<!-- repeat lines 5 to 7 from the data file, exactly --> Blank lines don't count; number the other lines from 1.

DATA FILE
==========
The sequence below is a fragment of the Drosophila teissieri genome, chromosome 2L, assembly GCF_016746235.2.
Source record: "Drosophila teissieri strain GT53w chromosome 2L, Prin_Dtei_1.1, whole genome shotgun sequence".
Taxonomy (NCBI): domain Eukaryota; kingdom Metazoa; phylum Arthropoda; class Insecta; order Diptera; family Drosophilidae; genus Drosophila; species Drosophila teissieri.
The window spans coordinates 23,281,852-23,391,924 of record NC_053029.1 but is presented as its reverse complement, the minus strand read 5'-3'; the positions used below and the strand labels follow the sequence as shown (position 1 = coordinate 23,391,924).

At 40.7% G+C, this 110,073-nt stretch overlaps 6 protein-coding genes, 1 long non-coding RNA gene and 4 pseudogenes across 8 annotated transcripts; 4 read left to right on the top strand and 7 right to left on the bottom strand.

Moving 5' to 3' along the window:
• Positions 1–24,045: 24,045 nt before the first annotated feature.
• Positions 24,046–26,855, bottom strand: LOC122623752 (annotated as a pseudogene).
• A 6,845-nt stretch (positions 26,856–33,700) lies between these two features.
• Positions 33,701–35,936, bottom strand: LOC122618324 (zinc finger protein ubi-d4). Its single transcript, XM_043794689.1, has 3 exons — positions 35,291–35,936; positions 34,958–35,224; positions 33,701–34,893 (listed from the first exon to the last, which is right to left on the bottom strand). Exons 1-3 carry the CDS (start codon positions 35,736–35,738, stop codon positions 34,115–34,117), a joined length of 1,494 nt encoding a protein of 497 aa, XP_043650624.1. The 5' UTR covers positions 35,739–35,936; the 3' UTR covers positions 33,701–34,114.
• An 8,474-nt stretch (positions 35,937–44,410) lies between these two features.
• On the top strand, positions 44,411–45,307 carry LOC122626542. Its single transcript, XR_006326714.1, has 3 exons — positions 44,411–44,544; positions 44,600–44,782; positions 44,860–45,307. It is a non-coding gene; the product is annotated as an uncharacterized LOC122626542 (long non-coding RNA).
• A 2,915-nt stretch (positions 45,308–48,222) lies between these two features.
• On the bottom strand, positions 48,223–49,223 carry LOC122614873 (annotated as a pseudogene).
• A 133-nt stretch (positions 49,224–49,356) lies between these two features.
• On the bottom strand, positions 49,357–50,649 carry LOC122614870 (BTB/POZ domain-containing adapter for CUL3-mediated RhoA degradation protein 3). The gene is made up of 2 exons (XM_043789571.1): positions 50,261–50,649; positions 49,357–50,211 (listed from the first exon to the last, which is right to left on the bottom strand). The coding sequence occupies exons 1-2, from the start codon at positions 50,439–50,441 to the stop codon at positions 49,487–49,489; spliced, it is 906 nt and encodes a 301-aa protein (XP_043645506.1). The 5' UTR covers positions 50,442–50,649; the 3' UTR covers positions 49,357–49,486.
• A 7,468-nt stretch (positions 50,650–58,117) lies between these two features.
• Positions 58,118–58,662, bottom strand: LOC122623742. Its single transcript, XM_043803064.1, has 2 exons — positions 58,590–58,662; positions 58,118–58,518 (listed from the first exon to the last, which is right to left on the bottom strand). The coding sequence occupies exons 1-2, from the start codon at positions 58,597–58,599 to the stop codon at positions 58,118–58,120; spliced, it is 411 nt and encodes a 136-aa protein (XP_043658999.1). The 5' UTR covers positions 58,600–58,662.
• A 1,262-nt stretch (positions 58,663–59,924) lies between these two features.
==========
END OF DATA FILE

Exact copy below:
At 40.7% G+C, this 110,073-nt stretch overlaps 6 protein-coding genes, 1 long non-coding RNA gene and 4 pseudogenes across 8 annotated transcripts; 4 read left to right on the top strand and 7 right to left on the bottom strand.

Moving 5' to 3' along the window:
• Positions 1–24,045: 24,045 nt before the first annotated feature.